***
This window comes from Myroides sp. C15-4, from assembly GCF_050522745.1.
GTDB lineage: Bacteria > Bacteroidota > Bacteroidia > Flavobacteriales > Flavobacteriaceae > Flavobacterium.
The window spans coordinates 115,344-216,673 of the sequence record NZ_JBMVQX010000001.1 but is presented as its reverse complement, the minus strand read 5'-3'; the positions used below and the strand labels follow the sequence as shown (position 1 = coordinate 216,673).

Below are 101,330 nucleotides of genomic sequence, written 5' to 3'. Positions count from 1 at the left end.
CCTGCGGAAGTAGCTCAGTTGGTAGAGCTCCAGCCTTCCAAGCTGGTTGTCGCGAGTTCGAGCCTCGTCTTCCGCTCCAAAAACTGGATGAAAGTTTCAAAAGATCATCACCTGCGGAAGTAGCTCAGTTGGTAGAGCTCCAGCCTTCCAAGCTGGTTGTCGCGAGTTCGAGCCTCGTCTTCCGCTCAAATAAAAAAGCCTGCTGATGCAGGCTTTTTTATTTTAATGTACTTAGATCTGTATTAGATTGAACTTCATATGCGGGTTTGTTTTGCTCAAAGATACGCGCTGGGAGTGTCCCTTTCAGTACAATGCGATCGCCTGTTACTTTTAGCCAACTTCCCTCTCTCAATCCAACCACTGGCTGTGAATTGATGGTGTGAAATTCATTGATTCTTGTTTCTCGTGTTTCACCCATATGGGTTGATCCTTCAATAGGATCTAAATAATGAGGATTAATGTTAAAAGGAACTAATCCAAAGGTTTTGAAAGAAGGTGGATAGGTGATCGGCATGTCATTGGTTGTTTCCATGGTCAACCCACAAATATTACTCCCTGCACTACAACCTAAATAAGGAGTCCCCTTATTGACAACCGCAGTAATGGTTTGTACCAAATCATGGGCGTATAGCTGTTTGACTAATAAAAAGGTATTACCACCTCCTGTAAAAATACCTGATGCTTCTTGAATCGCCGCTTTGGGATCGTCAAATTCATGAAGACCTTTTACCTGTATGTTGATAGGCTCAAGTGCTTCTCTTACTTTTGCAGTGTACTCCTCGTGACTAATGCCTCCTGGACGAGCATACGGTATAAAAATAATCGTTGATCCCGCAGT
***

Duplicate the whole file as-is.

This window comes from Myroides sp. C15-4, from assembly GCF_050522745.1.
GTDB lineage: Bacteria > Bacteroidota > Bacteroidia > Flavobacteriales > Flavobacteriaceae > Flavobacterium.
The window spans coordinates 115,344-216,673 of the sequence record NZ_JBMVQX010000001.1 but is presented as its reverse complement, the minus strand read 5'-3'; the positions used below and the strand labels follow the sequence as shown (position 1 = coordinate 216,673).

Below are 101,330 nucleotides of genomic sequence, written 5' to 3'. Positions count from 1 at the left end.
CCTGCGGAAGTAGCTCAGTTGGTAGAGCTCCAGCCTTCCAAGCTGGTTGTCGCGAGTTCGAGCCTCGTCTTCCGCTCCAAAAACTGGATGAAAGTTTCAAAAGATCATCACCTGCGGAAGTAGCTCAGTTGGTAGAGCTCCAGCCTTCCAAGCTGGTTGTCGCGAGTTCGAGCCTCGTCTTCCGCTCAAATAAAAAAGCCTGCTGATGCAGGCTTTTTTATTTTAATGTACTTAGATCTGTATTAGATTGAACTTCATATGCGGGTTTGTTTTGCTCAAAGATACGCGCTGGGAGTGTCCCTTTCAGTACAATGCGATCGCCTGTTACTTTTAGCCAACTTCCCTCTCTCAATCCAACCACTGGCTGTGAATTGATGGTGTGAAATTCATTGATTCTTGTTTCTCGTGTTTCACCCATATGGGTTGATCCTTCAATAGGATCTAAATAATGAGGATTAATGTTAAAAGGAACTAATCCAAAGGTTTTGAAAGAAGGTGGATAGGTGATCGGCATGTCATTGGTTGTTTCCATGGTCAACCCACAAATATTACTCCCTGCACTACAACCTAAATAAGGAGTCCCCTTATTGACAACCGCAGTAATGGTTTGTACCAAATCATGGGCGTATAGCTGTTTGACTAATAAAAAGGTATTACCACCTCCTGTAAAAATACCTGATGCTTCTTGAATCGCCGCTTTGGGATCGTCAAATTCATGAAGACCTTTTACCTGTATGTTGATAGGCTCAAGTGCTTCTCTTACTTTTGCAGTGTACTCCTCGTGACTAATGCCTCCTGGACGAGCATACGGTATAAAAATAATCGTTGATCCCGCAGT